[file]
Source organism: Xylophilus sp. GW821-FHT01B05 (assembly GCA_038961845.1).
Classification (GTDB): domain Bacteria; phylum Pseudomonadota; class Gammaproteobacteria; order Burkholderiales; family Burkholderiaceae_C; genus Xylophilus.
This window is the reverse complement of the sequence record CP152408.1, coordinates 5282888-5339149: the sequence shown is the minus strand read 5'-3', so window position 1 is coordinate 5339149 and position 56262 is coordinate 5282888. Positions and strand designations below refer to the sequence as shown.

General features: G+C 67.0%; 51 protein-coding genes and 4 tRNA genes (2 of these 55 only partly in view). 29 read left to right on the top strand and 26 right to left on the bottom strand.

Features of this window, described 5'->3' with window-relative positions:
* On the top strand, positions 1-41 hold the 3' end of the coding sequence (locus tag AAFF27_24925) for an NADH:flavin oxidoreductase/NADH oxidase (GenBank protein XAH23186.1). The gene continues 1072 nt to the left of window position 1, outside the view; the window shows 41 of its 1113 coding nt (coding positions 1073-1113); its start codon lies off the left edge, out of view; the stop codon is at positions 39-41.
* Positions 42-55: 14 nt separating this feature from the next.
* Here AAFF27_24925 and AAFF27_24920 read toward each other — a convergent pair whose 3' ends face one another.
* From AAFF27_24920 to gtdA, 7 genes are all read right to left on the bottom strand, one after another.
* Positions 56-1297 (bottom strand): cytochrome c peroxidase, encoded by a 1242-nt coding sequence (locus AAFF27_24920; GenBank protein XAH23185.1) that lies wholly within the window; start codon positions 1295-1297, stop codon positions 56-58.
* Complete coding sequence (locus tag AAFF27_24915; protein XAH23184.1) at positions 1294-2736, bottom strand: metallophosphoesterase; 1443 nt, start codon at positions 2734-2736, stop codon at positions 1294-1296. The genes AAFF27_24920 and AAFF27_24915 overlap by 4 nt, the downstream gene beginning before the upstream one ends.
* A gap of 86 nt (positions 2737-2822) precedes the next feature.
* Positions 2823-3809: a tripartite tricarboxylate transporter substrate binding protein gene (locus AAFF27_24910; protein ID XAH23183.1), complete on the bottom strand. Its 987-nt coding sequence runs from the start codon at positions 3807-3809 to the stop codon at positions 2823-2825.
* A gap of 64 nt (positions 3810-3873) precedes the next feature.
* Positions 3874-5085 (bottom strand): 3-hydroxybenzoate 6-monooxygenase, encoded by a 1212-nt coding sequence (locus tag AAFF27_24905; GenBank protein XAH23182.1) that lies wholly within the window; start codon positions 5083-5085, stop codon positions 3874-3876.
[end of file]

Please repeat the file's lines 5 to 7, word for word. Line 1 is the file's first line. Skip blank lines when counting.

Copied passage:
Features of this window, described 5'->3' with window-relative positions:
* On the top strand, positions 1-41 hold the 3' end of the coding sequence (locus tag AAFF27_24925) for an NADH:flavin oxidoreductase/NADH oxidase (GenBank protein XAH23186.1). The gene continues 1072 nt to the left of window position 1, outside the view; the window shows 41 of its 1113 coding nt (coding positions 1073-1113); its start codon lies off the left edge, out of view; the stop codon is at positions 39-41.
* Positions 42-55: 14 nt separating this feature from the next.